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Cultural Variation Within Typhula idahoensis and T. ishikariensis and the Species Concept. G. W. Bruehl, Department of Plant Pathology, Washington State University, Pullman 99164; R. Machtmes, Department of Plant Pathology, Washington State University, Pullman 99164. Phytopathology 70:867-871. Accepted for publication 1 May 1980. Copyright The American Phytopathological Society. DOI: 10.1094/Phyto-70-867.

By means of isolate known monokaryon (dimon) pairings, 279 isolates from Washington, Idaho, Montana, Wyoming, and Utah were identified as Tyhula idahoensis, 123 were identified as T. ishikariensis, and 21 were unidentifiable. Nuclei of the latter group migrated into tester monokaryons of either species to form clamped hyphae. Both species were highly variable in culture. In general, T. ishikariensis grew faster, produced more pigment in the medium, and the rind cells of the sclerotia were more regular than those of T. idahoensis. No easy way was found to distinguish single isolates of these species in culture and they intergraded in all characters observed. A large collection of isolates provided a continuum of cultural types. We recognized no meaningful subgroups within either species. A large collection of isolates provided a continuum of cultural types.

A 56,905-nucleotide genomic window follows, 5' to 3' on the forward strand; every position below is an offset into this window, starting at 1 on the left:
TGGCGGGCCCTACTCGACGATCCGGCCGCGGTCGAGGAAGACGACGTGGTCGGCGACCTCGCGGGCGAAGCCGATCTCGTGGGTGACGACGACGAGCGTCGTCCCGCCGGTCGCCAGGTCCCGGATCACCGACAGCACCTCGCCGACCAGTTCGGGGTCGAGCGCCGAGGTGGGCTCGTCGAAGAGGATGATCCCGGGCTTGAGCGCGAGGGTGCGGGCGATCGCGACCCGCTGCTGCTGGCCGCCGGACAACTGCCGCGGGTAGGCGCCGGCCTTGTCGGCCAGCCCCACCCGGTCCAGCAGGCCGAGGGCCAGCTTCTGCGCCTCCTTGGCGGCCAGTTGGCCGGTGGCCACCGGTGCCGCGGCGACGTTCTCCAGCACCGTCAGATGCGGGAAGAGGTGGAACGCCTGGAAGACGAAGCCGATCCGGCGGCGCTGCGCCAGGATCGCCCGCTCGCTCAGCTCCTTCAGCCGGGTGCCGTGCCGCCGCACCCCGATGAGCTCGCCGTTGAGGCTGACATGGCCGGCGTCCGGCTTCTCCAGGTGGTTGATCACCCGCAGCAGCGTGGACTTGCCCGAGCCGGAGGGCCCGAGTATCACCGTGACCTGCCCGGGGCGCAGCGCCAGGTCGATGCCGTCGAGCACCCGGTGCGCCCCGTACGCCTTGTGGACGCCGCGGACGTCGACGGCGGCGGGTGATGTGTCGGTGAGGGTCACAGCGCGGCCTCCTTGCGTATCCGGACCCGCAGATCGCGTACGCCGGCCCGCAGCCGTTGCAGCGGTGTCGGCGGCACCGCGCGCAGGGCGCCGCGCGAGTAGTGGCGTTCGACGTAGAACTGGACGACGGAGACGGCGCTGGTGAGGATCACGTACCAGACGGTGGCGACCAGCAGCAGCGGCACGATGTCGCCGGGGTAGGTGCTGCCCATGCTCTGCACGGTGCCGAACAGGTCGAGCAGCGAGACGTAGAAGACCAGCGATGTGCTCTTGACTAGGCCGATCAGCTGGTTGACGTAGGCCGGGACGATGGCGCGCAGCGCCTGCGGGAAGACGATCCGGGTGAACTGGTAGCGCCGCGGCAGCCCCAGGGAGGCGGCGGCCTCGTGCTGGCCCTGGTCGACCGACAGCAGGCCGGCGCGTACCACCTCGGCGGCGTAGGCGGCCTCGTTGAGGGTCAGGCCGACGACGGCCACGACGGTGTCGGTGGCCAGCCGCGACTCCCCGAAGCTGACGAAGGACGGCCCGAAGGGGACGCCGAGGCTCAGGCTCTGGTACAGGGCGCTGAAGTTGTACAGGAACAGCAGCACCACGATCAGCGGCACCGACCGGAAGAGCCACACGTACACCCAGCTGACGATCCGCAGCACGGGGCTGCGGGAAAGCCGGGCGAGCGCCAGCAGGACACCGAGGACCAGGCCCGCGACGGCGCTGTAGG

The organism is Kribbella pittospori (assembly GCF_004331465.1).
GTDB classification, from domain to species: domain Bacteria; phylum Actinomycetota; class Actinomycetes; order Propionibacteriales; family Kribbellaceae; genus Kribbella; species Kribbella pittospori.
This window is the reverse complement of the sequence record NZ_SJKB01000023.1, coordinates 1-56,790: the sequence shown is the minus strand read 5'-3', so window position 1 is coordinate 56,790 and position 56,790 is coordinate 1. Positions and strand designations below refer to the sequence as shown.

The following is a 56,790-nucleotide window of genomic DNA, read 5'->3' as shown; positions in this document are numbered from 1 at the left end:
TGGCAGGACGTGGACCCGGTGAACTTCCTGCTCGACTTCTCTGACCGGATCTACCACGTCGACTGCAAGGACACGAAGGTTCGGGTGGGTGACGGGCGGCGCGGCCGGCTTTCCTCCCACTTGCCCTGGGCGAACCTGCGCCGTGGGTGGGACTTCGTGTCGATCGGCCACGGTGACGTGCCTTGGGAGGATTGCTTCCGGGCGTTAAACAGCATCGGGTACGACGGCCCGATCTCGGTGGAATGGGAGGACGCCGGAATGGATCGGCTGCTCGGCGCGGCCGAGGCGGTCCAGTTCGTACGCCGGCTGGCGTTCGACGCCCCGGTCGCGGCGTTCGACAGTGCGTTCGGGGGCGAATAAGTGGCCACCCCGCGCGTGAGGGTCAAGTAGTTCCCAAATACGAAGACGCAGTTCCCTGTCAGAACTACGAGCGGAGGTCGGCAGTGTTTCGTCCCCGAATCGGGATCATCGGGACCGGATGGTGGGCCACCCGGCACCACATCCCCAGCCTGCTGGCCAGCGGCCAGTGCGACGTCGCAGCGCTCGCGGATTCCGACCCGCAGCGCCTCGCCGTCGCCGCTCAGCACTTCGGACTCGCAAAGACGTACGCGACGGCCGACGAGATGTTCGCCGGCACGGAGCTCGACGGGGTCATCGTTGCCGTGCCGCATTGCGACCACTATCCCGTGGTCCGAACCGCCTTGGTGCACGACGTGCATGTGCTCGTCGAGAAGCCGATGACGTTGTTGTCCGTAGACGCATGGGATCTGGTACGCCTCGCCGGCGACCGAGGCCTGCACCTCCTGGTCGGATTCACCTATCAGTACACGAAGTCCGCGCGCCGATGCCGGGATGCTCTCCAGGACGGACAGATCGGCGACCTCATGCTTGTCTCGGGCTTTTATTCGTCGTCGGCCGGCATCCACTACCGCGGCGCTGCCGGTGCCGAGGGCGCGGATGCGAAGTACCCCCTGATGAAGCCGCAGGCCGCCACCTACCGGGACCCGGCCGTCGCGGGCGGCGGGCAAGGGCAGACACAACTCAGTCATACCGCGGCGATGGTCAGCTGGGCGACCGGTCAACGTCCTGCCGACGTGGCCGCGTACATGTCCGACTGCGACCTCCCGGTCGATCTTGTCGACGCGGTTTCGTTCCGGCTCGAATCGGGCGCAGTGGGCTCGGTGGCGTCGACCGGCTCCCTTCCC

Additional keywords: snow molds, interspecies hybrids; taxonomy, splitting vs lumping.